Last modified: Monday, March 27, 2006
SPEA to create a 'carbon grove' to honor former EPA leader
William Ruckelshaus to speak at IU on April 19
FOR IMMEDIATE RELEASE
March 27, 2006
BLOOMINGTON, Ind. -- In recognition of the 35th anniversary of the Environmental Protection Agency, Indiana University is taking the unique step of creating a carbon grove to honor one of the EPA's former leaders. The Ruckelshaus Carbon Grove will be planted by students on April 1 in appreciation of the April 19 lecture by the EPA's first administrator, William Ruckelshaus. The grove is sponsored by the School of Public and Environmental Affairs and the Research and Teaching Preserve. Both are based at IU Bloomington.
The project consists of planting trees and prairie vegetation on two plots, each about one acre in size. A third area will be left undisturbed to serve as a control plot. The trees and grasses will capture enough carbon to offset the carbon dioxide emissions associated with the travel of speakers and attendees to the April 19 celebration of the EPA's anniversary, making this a "carbon neutral" event. The grove will provide a research and teaching opportunity for IU faculty and students.
"William Ruckelshaus is a true American hero," said Kenneth Richards, a SPEA faculty member who teaches environmental policy. "Not only is he a visionary, but he has demonstrated moral character in the most trying of circumstances. We are so fortunate to have him joining us for the symposium and celebration. I know that the faculty members and students of SPEA are looking forward to hearing what he has to say. The Ruckelshaus Carbon Grove is a both practical and symbolic way of thanking him."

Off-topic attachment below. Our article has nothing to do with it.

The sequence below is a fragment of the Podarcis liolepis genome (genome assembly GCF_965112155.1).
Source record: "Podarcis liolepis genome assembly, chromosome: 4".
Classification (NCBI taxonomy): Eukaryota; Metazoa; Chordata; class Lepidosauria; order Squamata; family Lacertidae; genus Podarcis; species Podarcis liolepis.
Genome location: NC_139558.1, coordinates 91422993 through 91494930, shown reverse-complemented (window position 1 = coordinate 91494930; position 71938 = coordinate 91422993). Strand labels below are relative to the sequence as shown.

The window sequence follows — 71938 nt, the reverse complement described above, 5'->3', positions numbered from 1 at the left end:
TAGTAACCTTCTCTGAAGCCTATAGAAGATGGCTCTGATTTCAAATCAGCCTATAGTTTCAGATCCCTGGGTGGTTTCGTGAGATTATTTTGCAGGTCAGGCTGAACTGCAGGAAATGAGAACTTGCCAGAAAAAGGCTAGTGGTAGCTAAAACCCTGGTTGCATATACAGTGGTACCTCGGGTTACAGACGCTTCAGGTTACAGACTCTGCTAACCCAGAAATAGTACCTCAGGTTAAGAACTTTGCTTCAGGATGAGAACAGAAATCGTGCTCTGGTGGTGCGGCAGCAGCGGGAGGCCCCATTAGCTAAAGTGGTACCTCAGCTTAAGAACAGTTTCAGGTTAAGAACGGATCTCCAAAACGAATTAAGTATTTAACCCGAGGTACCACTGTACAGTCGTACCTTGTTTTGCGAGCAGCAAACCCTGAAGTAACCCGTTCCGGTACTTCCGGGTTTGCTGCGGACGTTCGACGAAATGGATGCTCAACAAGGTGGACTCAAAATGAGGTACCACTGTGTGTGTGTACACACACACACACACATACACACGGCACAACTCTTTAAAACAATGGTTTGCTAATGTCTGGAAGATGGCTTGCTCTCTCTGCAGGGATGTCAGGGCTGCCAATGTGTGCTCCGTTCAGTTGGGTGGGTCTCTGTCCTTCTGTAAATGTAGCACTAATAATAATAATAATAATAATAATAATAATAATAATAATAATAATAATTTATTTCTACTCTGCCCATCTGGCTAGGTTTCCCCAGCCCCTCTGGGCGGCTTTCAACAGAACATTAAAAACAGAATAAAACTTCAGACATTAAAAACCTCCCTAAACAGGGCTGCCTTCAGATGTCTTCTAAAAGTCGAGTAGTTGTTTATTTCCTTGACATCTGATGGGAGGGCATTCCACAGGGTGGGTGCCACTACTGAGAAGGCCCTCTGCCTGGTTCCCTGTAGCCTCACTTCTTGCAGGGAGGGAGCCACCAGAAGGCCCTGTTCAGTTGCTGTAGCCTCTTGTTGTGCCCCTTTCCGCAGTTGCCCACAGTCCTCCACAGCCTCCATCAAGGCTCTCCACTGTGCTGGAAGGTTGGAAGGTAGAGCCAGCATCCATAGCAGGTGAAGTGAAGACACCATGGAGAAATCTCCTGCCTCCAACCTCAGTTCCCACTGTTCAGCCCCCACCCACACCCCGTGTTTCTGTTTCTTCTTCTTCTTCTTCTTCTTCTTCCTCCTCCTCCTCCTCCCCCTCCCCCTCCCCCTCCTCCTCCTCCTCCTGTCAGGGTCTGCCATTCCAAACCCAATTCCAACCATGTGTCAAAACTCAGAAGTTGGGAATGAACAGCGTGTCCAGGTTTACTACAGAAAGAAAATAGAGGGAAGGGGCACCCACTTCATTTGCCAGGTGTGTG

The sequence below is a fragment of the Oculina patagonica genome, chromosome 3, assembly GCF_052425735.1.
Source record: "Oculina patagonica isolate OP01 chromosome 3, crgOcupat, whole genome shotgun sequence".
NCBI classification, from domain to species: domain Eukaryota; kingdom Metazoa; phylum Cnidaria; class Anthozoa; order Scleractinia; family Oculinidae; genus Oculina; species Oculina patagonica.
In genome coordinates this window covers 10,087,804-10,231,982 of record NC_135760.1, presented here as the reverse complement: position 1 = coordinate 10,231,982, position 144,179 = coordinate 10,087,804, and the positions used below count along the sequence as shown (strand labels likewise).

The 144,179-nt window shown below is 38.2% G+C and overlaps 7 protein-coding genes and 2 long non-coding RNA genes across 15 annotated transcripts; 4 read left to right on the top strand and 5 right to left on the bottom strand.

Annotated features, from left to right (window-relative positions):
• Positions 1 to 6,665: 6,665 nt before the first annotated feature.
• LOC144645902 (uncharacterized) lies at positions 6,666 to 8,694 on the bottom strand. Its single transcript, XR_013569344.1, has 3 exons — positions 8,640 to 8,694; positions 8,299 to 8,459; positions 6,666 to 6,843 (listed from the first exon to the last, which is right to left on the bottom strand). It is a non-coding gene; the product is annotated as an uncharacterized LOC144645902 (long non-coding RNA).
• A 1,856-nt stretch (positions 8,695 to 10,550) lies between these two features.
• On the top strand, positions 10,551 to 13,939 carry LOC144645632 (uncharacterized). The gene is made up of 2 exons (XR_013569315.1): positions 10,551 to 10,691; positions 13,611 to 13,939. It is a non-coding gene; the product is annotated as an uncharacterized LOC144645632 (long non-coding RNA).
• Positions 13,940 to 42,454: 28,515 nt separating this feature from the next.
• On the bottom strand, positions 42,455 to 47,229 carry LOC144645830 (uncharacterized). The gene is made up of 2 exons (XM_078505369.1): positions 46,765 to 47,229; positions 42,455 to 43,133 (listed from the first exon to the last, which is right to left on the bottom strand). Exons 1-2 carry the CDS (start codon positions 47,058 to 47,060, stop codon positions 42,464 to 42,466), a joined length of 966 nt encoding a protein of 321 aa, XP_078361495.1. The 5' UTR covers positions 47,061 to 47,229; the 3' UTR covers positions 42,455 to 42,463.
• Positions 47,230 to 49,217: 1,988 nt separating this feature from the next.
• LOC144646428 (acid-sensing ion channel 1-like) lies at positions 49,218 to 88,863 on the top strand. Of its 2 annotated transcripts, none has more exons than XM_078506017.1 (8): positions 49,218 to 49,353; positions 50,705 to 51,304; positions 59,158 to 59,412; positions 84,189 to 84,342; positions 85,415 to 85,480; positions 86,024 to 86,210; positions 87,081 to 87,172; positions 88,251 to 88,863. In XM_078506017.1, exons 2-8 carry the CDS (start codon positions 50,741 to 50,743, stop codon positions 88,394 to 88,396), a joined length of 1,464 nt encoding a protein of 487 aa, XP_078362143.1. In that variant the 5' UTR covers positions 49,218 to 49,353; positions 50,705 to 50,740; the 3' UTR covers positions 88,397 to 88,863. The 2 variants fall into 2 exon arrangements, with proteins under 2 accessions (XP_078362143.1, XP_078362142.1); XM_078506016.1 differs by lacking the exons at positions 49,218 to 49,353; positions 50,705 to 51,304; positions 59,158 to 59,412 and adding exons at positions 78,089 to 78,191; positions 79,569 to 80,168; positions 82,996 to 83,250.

Over the coming years the newly planted area, located north of Bloomington in the IU Research and Teaching Preserve, is expected to capture and store carbon, offsetting hundreds of tons of carbon dioxide emissions. It's a perfect fit since the university is home to some of the world's leading natural and social scientists involved in the analysis of "carbon sequestration." Their students will be able to use the carbon grove partially as a way to learn more about "scrubbing" the level of greenhouse gases in the air by increasing the number of plants on the ground.
The Ruckelshaus Carbon Grove was inspired by the upcoming April 19 symposium, featuring a lecture by Ruckelshaus. He will speak about how to sustain environmental protection in the face of population and economic growth, particularly in democracies around the world. Following that will be a panel discussion of Ruckelshaus' address and related issues in environmental policy. In addition to Ruckelshaus, the panel will include:
- Marcus Peacock, current deputy administrator at EPA.
- Bernard D. Goldstein, M.D., former dean of the University of Pittsburgh Graduate School of Public Health, an environmental health specialist, and a former officer with the U.S. Public Health Service and assistant administrator for research and development at EPA.
- Paul Portney, dean of the Eller College of Management at the University of Arizona in Tucson and former president of Resources for the Future.
The discussion will be moderated by A. James Barnes, IU professor of public and environmental affairs and adjunct professor of law and a former deputy administrator for EPA under Ruckelshaus.
The symposium will begin at 1 p.m. at the Wells-Metz Theatre on the IU Bloomington campus, 275 N. Jordan Ave. The panel discussion will begin at 2:15 p.m. Both events are free and open to the public.
The School of Public and Environmental Affairs at Indiana University, located on eight campuses, is committed to teaching, research and service in areas such as public and nonprofit management, public policy, environmental science, criminal justice, arts administration and health administration. The school maintains continuing relationships with a large number of public agencies at all levels of government; public and private hospitals and health organizations; and nonprofit organizations and corporations in the private sector. SPEA has earned national distinction for innovative educational programs that combine administrative, social, economic, financial and science disciplines.
NOTE: The IU Research and Teaching Preserve is located just south of Lake Griffey on Matlock Road, which is accessible from Indiana Roads 45/46 near the Indiana State Police Post.